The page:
This is one of those parables you see we all too easily make the assumptions that I have laid out for you.  It is easy to Judge the Pharisee.  We know who they are and how they are viewed…
But if you heard my fopah earlier you would see how easy it is to become the pharisee even in reflection of the gospel.

“’Lord, we thank you that we are not like other people: hypocrites, overly pious, self-righteous, or even like that Pharisee. We come to church each week, listen attentively to Scripture, and we have learned that we should always be humble.’

In order to avoid the kind of self-congratulatory reading of the parable that the parable itself would seem to condemn, it may help to note that, in fact, everything the Pharisee says is true.

He has set himself apart from others by his faithful adherence to the law. He is, by the standards both Luke and Jesus seem to employ, righteous (see Luke 15:7). So, before we judge him too quickly, we might reframe his prayer slightly and wonder if we have uttered it ourselves.

Maybe we haven't said, "Lord, I thank you that I am not like other people...", but what about, on seeing someone down on his luck, "There but for the grace of God go I"? It isn't that the Pharisee is speaking falsely, but rather that the Pharisee misses the true nature of his blessing.”[5]

The issue is the pharisee is trusting in his own actions he is self-justifying his own righteousness and his prayer, his conversation with God, is all about, well himself.

“The tax collector, on the other hand, knows that he possesses no means by which to claim righteousness. He has done nothing of merit; indeed, he has done much to offend the law of Israel. For this reason, he stands back, hardly daring to approach the Temple, and throws himself on the mercy of the Lord.”[6]

The tax collector is relying on God.  One commentator says he is not so much as humble but desperate…” He is too overwhelmed by his plight to take time to divide humanity into sides. All he recognizes as he stands near the Temple is his own great need. He therefore stakes his hopes and claims not on anything he has done or deserved but entirely on the mercy of God.

I don't think it's an accident that this exchange takes place at the Temple. On the grounds of the Temple, you were always intimately aware of who you were, of what status you had, of what you could expect from God. There were, at the Temple, "insiders" and "outsiders," and according to these rules there was no question of where the Pharisee and tax collector stood. But when Jesus dies all this changes. As the gospels report, the curtain in the Temple is torn in two (Luke 23:45), symbolically erasing all divisions of humanity before God. That act is prefigured here, as God justifies not the one favored by Temple law, but rather the one standing outside the Temple gate, and aware only of his utter need.”[7]

This parable is a tricky one for as soon as we feel contempt for the Pharisee in his truthful prayer we divide.  As soon as we are confused by the tax collector who goes home, justified, to go on with his life. We divide! And as soon as we fall into the trap of dividing humanity into any kind of groups, we have aligned with the pharisee.

“Whether our division is between righteous and sinners, as with the Pharisee, or even between the self-righteous and the humble, as with Luke, we are doomed. Anytime you draw a line between who's "in" and who's "out," this parable asserts, you will find God on the other side.”[8]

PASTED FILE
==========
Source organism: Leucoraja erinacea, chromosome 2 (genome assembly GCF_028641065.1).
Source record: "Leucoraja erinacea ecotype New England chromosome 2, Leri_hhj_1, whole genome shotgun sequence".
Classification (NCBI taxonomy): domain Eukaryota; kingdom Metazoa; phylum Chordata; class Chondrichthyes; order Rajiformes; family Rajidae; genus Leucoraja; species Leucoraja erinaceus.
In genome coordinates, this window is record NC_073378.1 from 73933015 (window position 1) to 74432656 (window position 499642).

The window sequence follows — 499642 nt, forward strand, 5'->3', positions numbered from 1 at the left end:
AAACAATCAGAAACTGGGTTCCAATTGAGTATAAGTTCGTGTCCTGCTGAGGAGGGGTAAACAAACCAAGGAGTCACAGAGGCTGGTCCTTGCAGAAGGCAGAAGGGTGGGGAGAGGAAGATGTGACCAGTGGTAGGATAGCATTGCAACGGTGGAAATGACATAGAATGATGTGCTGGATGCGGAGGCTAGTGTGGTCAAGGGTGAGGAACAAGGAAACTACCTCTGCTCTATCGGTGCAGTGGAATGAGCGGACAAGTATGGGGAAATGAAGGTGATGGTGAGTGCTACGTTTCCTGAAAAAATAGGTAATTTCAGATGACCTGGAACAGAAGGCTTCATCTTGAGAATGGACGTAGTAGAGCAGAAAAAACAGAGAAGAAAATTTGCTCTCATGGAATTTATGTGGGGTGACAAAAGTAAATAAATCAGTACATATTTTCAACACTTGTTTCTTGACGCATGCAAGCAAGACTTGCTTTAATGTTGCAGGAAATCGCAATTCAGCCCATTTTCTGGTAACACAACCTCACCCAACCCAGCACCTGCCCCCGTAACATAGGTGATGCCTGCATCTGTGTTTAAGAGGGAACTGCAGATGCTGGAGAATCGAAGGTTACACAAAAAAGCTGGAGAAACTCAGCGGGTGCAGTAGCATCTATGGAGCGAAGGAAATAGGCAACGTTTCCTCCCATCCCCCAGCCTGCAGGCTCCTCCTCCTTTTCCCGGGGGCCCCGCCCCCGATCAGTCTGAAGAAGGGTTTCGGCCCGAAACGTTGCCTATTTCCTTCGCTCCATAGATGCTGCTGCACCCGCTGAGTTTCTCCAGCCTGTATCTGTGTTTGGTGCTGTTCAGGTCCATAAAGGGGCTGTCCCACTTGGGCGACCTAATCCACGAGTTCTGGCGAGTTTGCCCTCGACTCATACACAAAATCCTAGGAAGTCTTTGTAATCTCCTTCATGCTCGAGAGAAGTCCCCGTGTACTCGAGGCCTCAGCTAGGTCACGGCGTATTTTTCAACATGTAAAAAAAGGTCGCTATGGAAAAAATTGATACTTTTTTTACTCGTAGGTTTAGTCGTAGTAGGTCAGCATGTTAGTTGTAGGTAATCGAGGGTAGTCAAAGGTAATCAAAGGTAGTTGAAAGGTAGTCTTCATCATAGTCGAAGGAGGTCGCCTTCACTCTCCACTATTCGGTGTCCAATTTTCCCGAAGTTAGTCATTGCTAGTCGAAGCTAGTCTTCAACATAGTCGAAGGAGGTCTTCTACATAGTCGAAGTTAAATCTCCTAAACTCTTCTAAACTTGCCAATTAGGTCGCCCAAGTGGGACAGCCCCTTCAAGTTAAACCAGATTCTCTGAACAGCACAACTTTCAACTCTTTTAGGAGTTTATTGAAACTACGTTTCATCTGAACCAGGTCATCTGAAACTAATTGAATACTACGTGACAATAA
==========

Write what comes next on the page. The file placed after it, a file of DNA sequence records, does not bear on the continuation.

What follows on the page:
Once we read the parable this way the parable breaks forth from its traditional interpretation…This is not about being self righteous, this is not about being humble, this is not about a tax collector nor a pharisee.  This is about God.

Wait a parable about God? God who alone can Judge, God alone who knows what lies upon the human heart, God alone who is loving and forgiving. God who can grant justice even unto the unjust.  In the end “the Pharisee will leave the Temple and return to his home righteous. This hasn't changed; he was righteous when he came up and righteous as he goes back down. The tax collector, however, will leave the Temple and go back down to his home justified, that is, accounted righteous by the Holy One of Israel. How has this happened? The tax collector makes neither sacrifice nor restitution. On what basis, then, is he named as righteous? On the basis of God's divine fiat and ordinance!”[9]

In biblical terms because God has deemed it so.  Just because.  In theological terms as we proclaim an all loving God so stands a lowly tax collector Righteous in God’s sight.

“For you who have loved Jesus—perhaps with great passion and protectiveness—do you recognize that any God worthy of the name must transcend creeds and denominations, time and place, nations and ethnicities, and all the vagaries of gender and sexual orientation, extending to the limits of all we can see, suffer, and enjoy? You are not your gender, your nationality, your ethnicity, your skin color, or your social class. These are not the qualities of your True Self in God!  Why, oh why, do Christians allow temporary costumes, or what Thomas Merton called the “false self,” to pass for the substantial self, which is always “hidden with Christ in God” (Colossians 3:3)? It seems that we really do not know our own Gospel.
You are a child of God, and always will be, even when you don’t believe it.
And so is everyone else! God created us all. We are all God’s children.”[10]

As we stand in this revelation of our true selves and the extravagant love of God “we forget if only for a moment our human-constructed divisions and stand before God aware only of our need, then we, too, are justified by the God of Jesus and invited to return to our homes in mercy, grace, and gratitude”[11]

[3] Ditto
[6] Ditto
[7] Ditto
[8] Ditto
[9] ditto
[10] Richard Rohr, Daily Meditation: true self false self, 10/24/19
[11] ditto